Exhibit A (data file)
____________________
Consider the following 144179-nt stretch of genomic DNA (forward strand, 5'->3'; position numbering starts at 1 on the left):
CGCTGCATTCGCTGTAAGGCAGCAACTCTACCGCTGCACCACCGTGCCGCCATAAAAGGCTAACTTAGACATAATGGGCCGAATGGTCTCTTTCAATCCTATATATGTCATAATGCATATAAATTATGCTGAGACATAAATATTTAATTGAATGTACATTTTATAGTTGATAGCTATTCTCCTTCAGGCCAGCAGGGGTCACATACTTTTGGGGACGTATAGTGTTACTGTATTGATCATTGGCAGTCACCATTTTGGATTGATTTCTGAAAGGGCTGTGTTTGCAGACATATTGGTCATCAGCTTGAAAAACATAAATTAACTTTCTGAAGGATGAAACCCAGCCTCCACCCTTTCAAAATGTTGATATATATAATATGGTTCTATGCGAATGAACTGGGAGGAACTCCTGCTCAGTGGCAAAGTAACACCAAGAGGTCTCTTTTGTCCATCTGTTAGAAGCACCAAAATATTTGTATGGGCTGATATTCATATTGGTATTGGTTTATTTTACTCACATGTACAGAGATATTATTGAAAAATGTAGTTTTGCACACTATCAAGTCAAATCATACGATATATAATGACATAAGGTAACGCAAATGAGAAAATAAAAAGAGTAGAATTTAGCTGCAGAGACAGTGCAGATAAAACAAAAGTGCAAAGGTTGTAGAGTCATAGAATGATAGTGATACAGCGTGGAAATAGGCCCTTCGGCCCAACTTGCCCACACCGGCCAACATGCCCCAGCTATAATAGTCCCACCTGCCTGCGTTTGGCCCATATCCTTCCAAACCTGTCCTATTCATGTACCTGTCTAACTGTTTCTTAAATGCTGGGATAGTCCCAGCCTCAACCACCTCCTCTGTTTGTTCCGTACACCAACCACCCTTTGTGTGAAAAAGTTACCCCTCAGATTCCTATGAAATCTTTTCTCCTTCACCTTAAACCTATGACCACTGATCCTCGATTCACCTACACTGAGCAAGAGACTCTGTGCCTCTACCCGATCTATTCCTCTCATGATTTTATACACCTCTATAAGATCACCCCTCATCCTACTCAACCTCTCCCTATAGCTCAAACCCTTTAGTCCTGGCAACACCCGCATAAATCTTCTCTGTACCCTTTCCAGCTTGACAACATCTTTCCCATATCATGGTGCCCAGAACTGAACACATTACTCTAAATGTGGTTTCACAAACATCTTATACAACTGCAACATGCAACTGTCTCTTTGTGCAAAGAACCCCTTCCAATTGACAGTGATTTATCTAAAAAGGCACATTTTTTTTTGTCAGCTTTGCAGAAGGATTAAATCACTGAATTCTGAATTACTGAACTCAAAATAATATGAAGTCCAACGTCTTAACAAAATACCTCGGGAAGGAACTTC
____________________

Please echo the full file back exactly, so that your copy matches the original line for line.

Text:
Consider the following 144179-nt stretch of genomic DNA (forward strand, 5'->3'; position numbering starts at 1 on the left):
CGCTGCATTCGCTGTAAGGCAGCAACTCTACCGCTGCACCACCGTGCCGCCATAAAAGGCTAACTTAGACATAATGGGCCGAATGGTCTCTTTCAATCCTATATATGTCATAATGCATATAAATTATGCTGAGACATAAATATTTAATTGAATGTACATTTTATAGTTGATAGCTATTCTCCTTCAGGCCAGCAGGGGTCACATACTTTTGGGGACGTATAGTGTTACTGTATTGATCATTGGCAGTCACCATTTTGGATTGATTTCTGAAAGGGCTGTGTTTGCAGACATATTGGTCATCAGCTTGAAAAACATAAATTAACTTTCTGAAGGATGAAACCCAGCCTCCACCCTTTCAAAATGTTGATATATATAATATGGTTCTATGCGAATGAACTGGGAGGAACTCCTGCTCAGTGGCAAAGTAACACCAAGAGGTCTCTTTTGTCCATCTGTTAGAAGCACCAAAATATTTGTATGGGCTGATATTCATATTGGTATTGGTTTATTTTACTCACATGTACAGAGATATTATTGAAAAATGTAGTTTTGCACACTATCAAGTCAAATCATACGATATATAATGACATAAGGTAACGCAAATGAGAAAATAAAAAGAGTAGAATTTAGCTGCAGAGACAGTGCAGATAAAACAAAAGTGCAAAGGTTGTAGAGTCATAGAATGATAGTGATACAGCGTGGAAATAGGCCCTTCGGCCCAACTTGCCCACACCGGCCAACATGCCCCAGCTATAATAGTCCCACCTGCCTGCGTTTGGCCCATATCCTTCCAAACCTGTCCTATTCATGTACCTGTCTAACTGTTTCTTAAATGCTGGGATAGTCCCAGCCTCAACCACCTCCTCTGTTTGTTCCGTACACCAACCACCCTTTGTGTGAAAAAGTTACCCCTCAGATTCCTATGAAATCTTTTCTCCTTCACCTTAAACCTATGACCACTGATCCTCGATTCACCTACACTGAGCAAGAGACTCTGTGCCTCTACCCGATCTATTCCTCTCATGATTTTATACACCTCTATAAGATCACCCCTCATCCTACTCAACCTCTCCCTATAGCTCAAACCCTTTAGTCCTGGCAACACCCGCATAAATCTTCTCTGTACCCTTTCCAGCTTGACAACATCTTTCCCATATCATGGTGCCCAGAACTGAACACATTACTCTAAATGTGGTTTCACAAACATCTTATACAACTGCAACATGCAACTGTCTCTTTGTGCAAAGAACCCCTTCCAATTGACAGTGATTTATCTAAAAAGGCACATTTTTTTTTGTCAGCTTTGCAGAAGGATTAAATCACTGAATTCTGAATTACTGAACTCAAAATAATATGAAGTCCAACGTCTTAACAAAATACCTCGGGAAGGAACTTC